Jenn Viemont: You know, when you were talking about the lens, that you were hearing the lecture from the lens of the American perspective versus the other student, what it really seems like is it by with this experience, you're all gaining the lens of a global citizen, which I think is just so important. And when I met with I was, I was recently in The Hague, I met with an administrator from your school. And he told me something really interesting, which is that they have this acronym, when that guides everything within the school, it guides, the programs that they choose, it guides, the curriculum, it guides all the resources, and The when is the W is world citizen, they want to give their students the knowledge that would allow them to work anywhere in the world, that it doesn't just apply to working in the Netherlands or the US anywhere. The AI is internationalization. And the end is networking. We talked about how I was asking him about resources for international students. And he said yes, you know, they do have an international students office and everything else. But because internationalization guides everything they do, it's almost like this. You know, they have a lot of debate about should we even have an international students office, if everything we do has the foundation of internationalization? It was really it was a really interesting conversation, but really, from hearing what you're talking about, with your studies, it's this, this win acronym, they don't it's not just a talk, you know, it sounds like it really is in play, which is pretty cool. So what would you say is the biggest difference around your your kind of student life or your social life?
Hannah Remo: Well, I think in Holland, and again, probably more broadly, in Europe, I think going to university and being a student doesn't completely define your life. So for example, like my university sits a little bit outside the city center. I live in the city center, and the university campus is comprised of just different buildings that we take classes in, but no one's living there. It's just where we go for our classes to study library, all those things. So my university campus is not a traditional campus in the American sense where students are living in the dorms together, sharing rooms, heading to the dining hall going to fraternity so already parties that night. But I do feel like whatever kind of experience you're looking for, you can find, you just have to look for it a bit. You know, we still have intramural teams, sports teams that students can join. And we have a few student pubs near the university building, where students will go after class. And you know, and sometimes even the professors will join for years after class, which is really nice and everything. But yeah, so I think mainly, you know, even having friends who are studying in the US, I see how much of their university consumes their lives, their their lives are their universities, whether you know, they're living on campus, doing these things going out and supporting their, their football team going to the games and the tailgates and things and here, you can have a life completely outside being a student, I feel like while I'm living in The Hague, while I'm here, getting my degree, I don't feel like my life revolves around the fact that I'm a student here at The Hague University. You know, for example, I don't even own a piece of clothing that says the hate University of Applied Sciences on it.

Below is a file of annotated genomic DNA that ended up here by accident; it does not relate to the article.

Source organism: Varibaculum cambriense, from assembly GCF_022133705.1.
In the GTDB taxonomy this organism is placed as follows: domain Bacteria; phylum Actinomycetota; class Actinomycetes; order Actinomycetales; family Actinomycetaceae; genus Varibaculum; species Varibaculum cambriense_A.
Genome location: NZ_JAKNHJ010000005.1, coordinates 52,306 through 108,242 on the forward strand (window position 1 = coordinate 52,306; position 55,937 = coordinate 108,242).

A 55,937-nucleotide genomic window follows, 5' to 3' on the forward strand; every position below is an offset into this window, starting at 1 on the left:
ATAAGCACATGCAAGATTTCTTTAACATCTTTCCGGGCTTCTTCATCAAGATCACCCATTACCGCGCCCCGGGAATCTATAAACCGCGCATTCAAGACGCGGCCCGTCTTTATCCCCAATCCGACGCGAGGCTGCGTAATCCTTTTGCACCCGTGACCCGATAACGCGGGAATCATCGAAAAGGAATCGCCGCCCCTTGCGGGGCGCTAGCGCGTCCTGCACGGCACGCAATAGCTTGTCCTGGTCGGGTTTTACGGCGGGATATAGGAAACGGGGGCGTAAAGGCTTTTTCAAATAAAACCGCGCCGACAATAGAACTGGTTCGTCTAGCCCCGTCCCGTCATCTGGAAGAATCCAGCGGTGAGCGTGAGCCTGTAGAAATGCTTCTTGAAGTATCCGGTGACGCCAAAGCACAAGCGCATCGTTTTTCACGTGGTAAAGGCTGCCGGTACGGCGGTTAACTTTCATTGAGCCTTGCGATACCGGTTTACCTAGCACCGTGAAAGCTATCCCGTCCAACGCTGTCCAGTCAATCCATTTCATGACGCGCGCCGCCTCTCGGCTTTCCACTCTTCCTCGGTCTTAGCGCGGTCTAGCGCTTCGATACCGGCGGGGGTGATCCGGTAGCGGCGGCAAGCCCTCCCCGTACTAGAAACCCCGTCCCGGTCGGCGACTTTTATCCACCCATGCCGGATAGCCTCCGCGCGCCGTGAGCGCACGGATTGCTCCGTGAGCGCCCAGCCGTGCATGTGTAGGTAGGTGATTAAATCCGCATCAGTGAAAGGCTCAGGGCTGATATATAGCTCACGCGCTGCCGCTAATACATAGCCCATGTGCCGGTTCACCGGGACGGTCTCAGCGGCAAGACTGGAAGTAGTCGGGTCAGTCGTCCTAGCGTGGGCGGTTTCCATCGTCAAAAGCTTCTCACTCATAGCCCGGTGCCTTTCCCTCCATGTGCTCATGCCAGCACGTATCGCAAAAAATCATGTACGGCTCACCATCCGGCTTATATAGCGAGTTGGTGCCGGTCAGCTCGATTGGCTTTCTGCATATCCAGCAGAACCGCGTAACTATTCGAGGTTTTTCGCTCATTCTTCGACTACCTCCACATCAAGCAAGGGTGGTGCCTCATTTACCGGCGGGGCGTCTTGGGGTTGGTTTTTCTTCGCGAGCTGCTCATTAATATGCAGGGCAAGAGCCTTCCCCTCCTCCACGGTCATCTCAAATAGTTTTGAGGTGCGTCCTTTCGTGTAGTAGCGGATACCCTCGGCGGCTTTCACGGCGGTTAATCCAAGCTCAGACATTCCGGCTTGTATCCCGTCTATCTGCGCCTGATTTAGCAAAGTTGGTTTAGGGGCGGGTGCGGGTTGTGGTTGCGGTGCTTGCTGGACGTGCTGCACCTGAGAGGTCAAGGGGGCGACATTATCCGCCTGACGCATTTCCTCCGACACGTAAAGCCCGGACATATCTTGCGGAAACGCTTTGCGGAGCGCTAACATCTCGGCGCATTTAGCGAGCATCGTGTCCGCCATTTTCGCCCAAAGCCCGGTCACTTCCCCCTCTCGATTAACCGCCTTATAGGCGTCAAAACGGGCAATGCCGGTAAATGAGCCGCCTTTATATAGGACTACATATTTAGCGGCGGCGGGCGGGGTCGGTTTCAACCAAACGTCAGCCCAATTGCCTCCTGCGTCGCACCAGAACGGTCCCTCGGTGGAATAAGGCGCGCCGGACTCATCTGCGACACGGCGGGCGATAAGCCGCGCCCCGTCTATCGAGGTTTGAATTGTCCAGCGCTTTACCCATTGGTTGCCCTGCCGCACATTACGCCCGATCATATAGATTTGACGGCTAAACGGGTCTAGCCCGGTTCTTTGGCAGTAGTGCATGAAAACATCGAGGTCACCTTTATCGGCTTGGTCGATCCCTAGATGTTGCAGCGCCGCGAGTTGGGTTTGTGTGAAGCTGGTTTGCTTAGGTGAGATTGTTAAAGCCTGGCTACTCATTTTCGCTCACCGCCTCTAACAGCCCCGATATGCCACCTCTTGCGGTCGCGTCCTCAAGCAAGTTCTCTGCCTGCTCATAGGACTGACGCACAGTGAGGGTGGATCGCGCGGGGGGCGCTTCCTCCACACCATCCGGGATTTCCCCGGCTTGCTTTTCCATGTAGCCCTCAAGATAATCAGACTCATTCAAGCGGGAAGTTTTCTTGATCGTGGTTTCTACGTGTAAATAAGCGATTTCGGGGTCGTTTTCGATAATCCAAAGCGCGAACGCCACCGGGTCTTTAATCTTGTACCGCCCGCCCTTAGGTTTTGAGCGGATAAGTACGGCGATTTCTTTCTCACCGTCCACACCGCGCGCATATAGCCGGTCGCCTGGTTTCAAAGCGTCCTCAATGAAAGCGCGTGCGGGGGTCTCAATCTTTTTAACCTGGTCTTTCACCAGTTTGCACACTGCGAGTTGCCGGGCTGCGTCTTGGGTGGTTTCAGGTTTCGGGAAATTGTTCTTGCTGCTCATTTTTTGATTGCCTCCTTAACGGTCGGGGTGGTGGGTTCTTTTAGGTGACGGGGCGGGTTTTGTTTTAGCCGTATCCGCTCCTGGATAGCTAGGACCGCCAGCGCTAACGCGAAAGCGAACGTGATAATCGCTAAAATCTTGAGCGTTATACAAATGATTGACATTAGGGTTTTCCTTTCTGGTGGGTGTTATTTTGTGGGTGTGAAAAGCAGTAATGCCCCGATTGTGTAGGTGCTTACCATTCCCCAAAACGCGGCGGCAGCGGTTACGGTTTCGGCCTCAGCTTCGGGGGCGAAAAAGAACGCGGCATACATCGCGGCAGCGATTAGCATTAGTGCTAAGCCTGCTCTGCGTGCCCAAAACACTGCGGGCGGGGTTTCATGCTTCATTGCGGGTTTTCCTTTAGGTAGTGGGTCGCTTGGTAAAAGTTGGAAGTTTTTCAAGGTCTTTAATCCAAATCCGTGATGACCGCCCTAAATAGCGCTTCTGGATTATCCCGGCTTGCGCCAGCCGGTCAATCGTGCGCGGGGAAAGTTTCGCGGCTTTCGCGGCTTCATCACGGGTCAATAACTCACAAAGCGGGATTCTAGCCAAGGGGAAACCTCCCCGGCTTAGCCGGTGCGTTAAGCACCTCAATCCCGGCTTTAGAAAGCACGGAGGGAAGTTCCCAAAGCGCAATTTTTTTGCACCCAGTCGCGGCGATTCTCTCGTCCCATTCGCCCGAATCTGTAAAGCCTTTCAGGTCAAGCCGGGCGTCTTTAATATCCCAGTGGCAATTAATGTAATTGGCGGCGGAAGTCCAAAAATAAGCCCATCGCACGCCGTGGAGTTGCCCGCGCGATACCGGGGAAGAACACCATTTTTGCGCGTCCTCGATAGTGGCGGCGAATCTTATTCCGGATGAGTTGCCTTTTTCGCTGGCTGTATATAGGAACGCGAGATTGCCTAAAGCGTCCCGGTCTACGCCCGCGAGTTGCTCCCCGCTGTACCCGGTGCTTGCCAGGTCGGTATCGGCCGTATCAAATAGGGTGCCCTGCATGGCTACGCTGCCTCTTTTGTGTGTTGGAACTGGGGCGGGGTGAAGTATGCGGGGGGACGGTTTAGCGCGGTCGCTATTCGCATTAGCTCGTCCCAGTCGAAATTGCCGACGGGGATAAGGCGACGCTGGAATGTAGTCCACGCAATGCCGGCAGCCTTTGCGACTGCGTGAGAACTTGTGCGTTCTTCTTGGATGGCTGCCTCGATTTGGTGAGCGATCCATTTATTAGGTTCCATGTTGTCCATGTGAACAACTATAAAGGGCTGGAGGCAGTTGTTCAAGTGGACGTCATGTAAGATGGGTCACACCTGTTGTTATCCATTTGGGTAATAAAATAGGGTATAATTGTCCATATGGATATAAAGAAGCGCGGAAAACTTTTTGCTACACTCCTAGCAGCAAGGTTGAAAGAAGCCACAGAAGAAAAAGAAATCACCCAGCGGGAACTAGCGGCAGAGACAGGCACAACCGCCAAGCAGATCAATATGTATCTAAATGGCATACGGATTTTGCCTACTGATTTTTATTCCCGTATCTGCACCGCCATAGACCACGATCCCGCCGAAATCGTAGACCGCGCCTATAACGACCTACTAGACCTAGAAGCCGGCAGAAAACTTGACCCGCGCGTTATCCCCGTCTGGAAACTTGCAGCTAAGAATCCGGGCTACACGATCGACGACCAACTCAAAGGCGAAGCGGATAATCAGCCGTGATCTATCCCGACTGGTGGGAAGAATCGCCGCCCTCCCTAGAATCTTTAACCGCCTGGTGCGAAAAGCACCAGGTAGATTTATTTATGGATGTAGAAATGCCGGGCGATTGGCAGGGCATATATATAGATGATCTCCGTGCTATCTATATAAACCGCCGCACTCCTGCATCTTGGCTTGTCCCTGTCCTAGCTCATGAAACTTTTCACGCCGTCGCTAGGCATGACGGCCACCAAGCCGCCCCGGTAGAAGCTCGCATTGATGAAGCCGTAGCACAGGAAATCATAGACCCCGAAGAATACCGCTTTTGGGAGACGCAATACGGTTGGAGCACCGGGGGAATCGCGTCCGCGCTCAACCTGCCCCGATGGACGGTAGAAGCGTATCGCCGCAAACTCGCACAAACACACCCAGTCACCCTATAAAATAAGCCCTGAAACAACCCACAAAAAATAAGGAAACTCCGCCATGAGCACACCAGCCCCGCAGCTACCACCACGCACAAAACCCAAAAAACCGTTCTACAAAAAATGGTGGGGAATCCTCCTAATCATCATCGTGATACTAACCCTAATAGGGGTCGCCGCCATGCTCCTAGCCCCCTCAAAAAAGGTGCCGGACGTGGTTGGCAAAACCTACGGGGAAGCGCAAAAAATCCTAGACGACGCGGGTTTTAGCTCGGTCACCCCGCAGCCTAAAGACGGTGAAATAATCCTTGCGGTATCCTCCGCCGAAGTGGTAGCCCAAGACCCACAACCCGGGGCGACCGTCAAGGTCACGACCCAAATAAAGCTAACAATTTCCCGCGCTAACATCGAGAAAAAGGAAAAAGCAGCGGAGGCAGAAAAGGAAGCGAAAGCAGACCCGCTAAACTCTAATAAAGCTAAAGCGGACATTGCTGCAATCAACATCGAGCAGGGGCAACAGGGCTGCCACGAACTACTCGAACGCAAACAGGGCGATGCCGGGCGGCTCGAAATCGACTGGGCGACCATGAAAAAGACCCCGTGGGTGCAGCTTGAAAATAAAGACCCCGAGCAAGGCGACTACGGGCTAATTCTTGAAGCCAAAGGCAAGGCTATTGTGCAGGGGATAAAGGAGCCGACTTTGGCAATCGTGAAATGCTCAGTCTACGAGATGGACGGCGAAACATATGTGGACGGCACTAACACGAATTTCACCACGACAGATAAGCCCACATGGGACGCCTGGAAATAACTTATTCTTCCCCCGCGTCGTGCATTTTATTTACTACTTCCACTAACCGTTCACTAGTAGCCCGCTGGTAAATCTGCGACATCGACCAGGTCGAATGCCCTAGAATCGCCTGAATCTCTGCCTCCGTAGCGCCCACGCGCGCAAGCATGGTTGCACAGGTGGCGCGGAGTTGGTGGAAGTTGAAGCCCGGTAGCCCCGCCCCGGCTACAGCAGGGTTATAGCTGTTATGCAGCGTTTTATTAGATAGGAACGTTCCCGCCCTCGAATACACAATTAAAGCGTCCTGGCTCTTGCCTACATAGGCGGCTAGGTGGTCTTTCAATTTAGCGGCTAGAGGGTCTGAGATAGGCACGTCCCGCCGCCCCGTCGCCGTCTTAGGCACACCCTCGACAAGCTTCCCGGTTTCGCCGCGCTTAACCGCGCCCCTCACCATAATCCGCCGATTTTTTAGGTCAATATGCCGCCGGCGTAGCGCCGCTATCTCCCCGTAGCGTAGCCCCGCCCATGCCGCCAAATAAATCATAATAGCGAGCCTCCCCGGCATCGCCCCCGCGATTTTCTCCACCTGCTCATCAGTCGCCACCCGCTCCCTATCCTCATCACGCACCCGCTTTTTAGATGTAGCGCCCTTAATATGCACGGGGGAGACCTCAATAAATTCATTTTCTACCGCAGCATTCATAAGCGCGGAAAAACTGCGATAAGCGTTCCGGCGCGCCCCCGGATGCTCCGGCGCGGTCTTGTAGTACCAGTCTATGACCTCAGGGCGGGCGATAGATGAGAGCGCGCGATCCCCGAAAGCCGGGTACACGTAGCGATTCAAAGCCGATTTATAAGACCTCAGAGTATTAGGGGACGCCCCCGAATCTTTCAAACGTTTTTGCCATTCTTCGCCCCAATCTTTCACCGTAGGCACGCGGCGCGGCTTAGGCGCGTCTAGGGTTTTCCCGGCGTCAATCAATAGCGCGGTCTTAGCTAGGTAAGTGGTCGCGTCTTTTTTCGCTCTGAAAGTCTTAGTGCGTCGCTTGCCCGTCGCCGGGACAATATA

Jenn Viemont: I don't you can't buy them. I look. It's very rare that you have them.
Hannah Remo: Yeah. So I think that is also the best way to maybe describe how being a student in Europe is different than being a student. In the US, you have your life, and you'd go to class and you get your degree, but your life is not being a student.